This passage (1.3.10) sets out the Tao Te Ching as a political treatise, for the education of rulers, like Plato’s Republic: but unlike Plato’s Republic it is neither idealist nor idealistic. There is not a transcendent good, true or beautiful idea or ordering of society to be attained: it is through practising non-action that one governs best, that order prevails, that society is harmonious.
In governing the people, the sage “keeps them innocent of knowledge and free from desire”. This shouldn’t be taken to mean, “pull the wool over their eyes and carry out repression”. Rather we should consider afresh the terms innocent of knowledge and free from desire.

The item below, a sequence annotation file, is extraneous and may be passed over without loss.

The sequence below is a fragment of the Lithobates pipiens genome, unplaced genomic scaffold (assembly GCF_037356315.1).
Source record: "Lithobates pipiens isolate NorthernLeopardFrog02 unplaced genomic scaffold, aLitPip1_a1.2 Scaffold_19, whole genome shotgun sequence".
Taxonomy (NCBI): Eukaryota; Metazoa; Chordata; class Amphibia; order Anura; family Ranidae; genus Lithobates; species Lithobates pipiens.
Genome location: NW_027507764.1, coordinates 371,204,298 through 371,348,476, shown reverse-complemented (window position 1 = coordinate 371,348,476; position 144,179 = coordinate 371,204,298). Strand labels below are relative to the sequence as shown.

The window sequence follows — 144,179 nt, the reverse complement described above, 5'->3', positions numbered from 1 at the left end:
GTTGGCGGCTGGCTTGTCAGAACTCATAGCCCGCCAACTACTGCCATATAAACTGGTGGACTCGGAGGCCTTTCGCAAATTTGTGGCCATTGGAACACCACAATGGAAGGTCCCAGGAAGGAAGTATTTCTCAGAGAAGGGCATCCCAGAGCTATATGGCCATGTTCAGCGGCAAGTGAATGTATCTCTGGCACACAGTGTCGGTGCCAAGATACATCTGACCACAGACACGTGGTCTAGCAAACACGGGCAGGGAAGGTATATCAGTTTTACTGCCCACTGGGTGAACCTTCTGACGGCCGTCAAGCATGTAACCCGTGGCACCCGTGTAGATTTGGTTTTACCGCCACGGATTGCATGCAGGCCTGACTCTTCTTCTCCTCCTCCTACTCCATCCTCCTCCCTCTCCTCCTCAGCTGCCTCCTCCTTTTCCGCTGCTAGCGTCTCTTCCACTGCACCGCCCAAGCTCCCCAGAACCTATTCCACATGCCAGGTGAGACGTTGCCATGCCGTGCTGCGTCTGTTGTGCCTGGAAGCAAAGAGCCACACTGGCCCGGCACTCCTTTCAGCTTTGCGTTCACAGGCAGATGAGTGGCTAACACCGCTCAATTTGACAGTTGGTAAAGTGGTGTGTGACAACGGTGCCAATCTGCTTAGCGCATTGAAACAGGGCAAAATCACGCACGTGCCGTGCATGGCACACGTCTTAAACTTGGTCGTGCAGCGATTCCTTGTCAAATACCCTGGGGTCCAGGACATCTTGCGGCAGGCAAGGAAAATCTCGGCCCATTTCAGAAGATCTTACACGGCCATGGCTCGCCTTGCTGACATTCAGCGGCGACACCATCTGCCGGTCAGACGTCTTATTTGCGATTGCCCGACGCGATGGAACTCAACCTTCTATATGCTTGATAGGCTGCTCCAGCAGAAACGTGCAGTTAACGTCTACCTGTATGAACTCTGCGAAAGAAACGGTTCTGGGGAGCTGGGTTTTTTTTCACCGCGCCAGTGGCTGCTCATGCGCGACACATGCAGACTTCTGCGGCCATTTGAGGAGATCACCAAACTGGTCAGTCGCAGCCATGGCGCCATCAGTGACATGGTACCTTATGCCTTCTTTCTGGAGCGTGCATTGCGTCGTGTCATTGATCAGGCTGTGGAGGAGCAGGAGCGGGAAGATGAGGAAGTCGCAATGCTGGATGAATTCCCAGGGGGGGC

Quickly we find ourselves in the Garden of Eden. The rebellion of Adam and Eve should not in the first place be considered as being a rebellion against something metaphysical (“God”), or as an explication of how “the human condition” lost its original goodness, innocence etc.
The act of disobedience is a political act and the myth serves primarily to give a lesson in governance. The ruler is represented by the figure “God”, who has power; the people are represented by Adam and Eve.
Desiring in the first place and then eating from the tree (of the knowledge of good and evil) was precisely the action which disturbed the natural order. The ruler’s enemy is this desiring,the knowledge it wills, the rebellion it inspires. The ruler reacts by restoring order – he punishes and ameliorates through legislation, and finally effects reconciliation and restoration.